Guilting guests: “If they’re invited, I’m not coming”


One of the most stressful components of wedding planning is writing the guest list. Chances are you’re dealing with a budget, needing to get everyone in a certain size venue, and juggling spots for friends alongside family invitees. So how can this get any more stressful? Try having guests giving you the guilt trip for inviting people they don’t want there, like Miss A has had…

I’m wondering what I should do in the following situation. My uncle has recently broken up with my Aunty after around 40 years of marriage. My Aunty is my dad’s sister.

My Aunty has asked (via my mum) that we do not invite my uncle to the wedding and threatened not to come herself if we do. I am sad she has asked this of us as it puts us in an awkward situation where we either seriously offend him or her. I also think it’s a matter for my Aunty and Uncle to decide between them (who comes to the wedding).

My parents have said that I should be loyal to my Aunty as he chose to break up with her and they will be very disappointed if we invite him and my Aunty doesn’t come. Please help!

Oh honey – yikes. What an awful situation your Aunty has put you in. Of course your Aunty is going to feel anxious about your wedding – potentially the first big family event since the split. But she’s asking you something that’s completely inappropriate, and blackmailing you with her attendance. Yikes.

The thing is, chances are your Uncle wouldn’t attend. He’ll be on enemy territory, so to speak – him against his ex-wife and her tribe of in-laws. So your Aunty is overreacting.

I put this problem to the Southern Bride community, to see what reactions the other lovely ladies there would have. Everyone recommended that Miss A invite them both. Here’s a selection of their advice:

This is your wedding if you want your uncle there invite him. They have been married for 40 years so I imagine he has been as much a part of your life as she has been – Latasha


That’s rude. I think it’s up to you at the end of the day as its YOUR wedding! Invite them both and tell your Aunty she should never have put you in this situation and they are adults and if one of them decides not to come it is not your fault and tell you parents that too remind them whose wedding it is.. – Paula


Send the invites to both and let them figure out what they are going to do. Surely they can be adults for one night – it is not your problem, although I do understand how difficult the situation is for you. Stand Strong!! – Carly


Invite them both and let them both know that you understand it might be hard due to their current situation but that you want both of then to be part of your day as they have both impacted your life and then it’s up to them to decide if they come or not – Nic


What can you do about a guilting guest?

This, unfortunately, is not an uncommon problem. Parents who’ve split, siblings who are fighting, friends who fell out – unfortunately this tactic of holding their attendance hostage is all too common. So what can you do about it? Swap out the names in Miss A’s situation if you’re struggling too:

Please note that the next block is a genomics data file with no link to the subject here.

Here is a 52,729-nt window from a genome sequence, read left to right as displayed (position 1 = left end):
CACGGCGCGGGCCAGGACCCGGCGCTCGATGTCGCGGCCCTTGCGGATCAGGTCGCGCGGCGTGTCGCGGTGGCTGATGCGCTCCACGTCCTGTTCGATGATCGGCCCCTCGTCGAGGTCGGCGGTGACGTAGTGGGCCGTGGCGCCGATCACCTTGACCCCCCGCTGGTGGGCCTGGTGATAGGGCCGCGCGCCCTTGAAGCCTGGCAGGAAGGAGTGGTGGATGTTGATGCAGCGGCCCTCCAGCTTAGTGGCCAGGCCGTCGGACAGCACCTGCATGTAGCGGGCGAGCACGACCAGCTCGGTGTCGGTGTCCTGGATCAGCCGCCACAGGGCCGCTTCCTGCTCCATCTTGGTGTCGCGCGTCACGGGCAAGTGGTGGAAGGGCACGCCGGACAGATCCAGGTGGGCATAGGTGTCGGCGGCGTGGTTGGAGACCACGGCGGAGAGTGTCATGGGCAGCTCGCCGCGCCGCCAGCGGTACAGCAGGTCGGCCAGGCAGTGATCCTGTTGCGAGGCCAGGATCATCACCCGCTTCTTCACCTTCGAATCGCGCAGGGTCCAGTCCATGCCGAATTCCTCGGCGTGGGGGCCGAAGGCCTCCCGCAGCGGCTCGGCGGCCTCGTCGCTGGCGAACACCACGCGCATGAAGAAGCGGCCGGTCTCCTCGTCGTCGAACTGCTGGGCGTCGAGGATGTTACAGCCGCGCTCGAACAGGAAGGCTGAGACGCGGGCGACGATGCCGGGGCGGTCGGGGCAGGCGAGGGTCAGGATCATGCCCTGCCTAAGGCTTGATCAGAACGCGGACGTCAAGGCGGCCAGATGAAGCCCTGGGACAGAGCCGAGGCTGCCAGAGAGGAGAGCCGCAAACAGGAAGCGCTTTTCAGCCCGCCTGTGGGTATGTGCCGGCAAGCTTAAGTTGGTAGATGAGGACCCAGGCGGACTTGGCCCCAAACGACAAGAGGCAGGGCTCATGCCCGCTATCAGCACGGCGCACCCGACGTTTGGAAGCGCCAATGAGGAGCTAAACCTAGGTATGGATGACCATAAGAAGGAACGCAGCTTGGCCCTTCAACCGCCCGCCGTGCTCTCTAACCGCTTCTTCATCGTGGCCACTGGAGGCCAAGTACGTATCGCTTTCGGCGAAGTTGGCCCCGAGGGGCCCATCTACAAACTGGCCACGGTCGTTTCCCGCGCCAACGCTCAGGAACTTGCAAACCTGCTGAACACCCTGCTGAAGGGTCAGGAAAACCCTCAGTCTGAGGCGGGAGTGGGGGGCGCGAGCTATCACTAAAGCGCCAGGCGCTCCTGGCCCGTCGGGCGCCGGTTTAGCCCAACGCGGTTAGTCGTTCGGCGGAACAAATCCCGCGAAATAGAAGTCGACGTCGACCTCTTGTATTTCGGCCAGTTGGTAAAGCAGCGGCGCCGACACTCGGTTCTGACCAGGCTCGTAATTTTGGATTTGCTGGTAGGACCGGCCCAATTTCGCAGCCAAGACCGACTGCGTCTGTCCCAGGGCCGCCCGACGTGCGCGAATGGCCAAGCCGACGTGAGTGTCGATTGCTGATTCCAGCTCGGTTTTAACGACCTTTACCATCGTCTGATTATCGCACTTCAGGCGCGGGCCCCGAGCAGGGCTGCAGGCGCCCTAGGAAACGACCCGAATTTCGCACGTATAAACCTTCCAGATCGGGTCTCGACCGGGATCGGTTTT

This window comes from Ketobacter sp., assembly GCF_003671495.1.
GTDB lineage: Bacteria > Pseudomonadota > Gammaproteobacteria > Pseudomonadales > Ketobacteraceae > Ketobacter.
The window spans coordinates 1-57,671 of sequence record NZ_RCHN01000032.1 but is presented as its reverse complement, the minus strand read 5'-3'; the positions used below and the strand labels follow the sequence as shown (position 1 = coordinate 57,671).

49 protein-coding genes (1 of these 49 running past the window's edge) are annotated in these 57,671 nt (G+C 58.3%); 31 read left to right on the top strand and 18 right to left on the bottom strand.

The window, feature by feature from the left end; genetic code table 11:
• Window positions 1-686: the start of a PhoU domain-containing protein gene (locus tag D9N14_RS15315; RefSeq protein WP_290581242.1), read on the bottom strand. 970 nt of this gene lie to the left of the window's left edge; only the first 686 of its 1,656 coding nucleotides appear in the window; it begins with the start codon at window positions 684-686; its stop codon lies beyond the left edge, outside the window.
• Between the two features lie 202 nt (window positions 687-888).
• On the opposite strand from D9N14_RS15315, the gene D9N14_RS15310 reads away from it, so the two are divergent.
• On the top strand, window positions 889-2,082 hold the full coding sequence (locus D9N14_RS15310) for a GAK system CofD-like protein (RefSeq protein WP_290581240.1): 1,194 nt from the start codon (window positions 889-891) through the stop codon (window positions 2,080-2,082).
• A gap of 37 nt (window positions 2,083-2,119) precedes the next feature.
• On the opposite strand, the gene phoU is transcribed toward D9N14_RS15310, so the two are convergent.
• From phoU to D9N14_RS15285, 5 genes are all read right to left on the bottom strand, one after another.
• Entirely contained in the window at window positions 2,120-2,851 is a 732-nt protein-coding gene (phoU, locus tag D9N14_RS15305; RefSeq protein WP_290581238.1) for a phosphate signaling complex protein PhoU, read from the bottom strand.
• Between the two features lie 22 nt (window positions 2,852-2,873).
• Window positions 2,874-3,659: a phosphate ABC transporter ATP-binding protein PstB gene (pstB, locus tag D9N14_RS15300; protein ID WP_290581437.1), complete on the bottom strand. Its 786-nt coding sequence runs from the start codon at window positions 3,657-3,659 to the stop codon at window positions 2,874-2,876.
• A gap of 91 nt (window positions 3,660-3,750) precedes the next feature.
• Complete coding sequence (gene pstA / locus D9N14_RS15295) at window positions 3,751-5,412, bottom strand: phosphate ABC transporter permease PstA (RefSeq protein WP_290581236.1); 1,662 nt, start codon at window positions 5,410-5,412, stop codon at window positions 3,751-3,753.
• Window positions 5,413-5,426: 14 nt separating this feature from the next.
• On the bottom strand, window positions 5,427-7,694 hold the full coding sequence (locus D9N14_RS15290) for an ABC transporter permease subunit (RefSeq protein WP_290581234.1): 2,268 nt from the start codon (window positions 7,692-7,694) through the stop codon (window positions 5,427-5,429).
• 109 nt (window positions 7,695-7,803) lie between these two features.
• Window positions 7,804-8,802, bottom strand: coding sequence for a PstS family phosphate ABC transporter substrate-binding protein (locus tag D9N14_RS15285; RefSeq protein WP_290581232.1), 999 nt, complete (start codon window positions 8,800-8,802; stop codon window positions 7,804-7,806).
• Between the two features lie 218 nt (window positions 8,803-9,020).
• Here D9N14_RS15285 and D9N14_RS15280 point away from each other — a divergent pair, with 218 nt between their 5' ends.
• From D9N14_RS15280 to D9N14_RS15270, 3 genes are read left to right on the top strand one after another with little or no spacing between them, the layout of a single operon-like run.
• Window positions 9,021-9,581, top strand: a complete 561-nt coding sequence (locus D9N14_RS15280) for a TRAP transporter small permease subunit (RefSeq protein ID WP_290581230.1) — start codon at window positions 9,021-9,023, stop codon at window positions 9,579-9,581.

The fact Aunty asked your Mum to approach you demonstrates she’s a bit embarrassed and probably recognises it’s an unreasonable request to place on you. If you can stomach it, I’d talk to her directly about it:

“Aunty, I understand you don’t want to attend the wedding, that’s your choice. It would mean a lot to me if you did come, and I’d love to have you there. But I can’t make that decision for you.”

What you don’t want to do, is be mean or make her feel bad. Taking the higher road will pay off once she’s had time to ponder how immature her request is.  This statement also  demonstrates that your decision is final, and not something she can debate. It also shows that you love and support her, and also will respect whatever decision she makes about attending. If she ultimately decides to stick to her guns, and not attend – so be it. You shouldn’t be bullied into your guest list.

What happens if your invitation-hostage-taker is paying the wedding bill?

If your parents are helping pay for the wedding, and they’re putting their foot down about inviting certain people… there’s not much you can do about it. It’s one of the comprimises you have to make when you cead control of your wedding’s finances.

This can make things really awkward if they’re trying to stop you invite a parent (their ex-spouse) or a close friend. You need to decide whether you can afford to shut them out of the decision making by paying for the wedding yourself. It’s a tough one.

Have you been in this situation before? I would love to hear how it has played out for you. If you have any advice for Miss A or anyone else in this situation, please leave a comment below.

6 thoughts on “Guilting guests: “If they’re invited, I’m not coming”

  1. If you want both then invite both and explain to them that you understand they have their differences but you hope they can put that aside for your special day. It’s not about choosing sides or loyalty to one over the other. It’s about you sharing your love and happiness with people who are important to you.

    1. Absolutely Sue! Most weddings have 60+ guests at them, surely it can’t be that hard 😀 Thanks for leaving a comment xx

    1. Yep absolutely Mariana! If you let them away with it, they’ll just keep trying (first your wedding, next the baby shower LOL)

  2. It’s such a shame when grown adults can’t put their differences aside for another person. I understand its tough for people, but the day isn’t about them. I’d personally invite both, if I wanted both there. I’d speak to each of them like the example in this post. Emotional black mail is not on, especially from adults.

    1. I know, what is it about weddings that makes people revert back to their teenage years Danni?!! Thanks for commenting hun x

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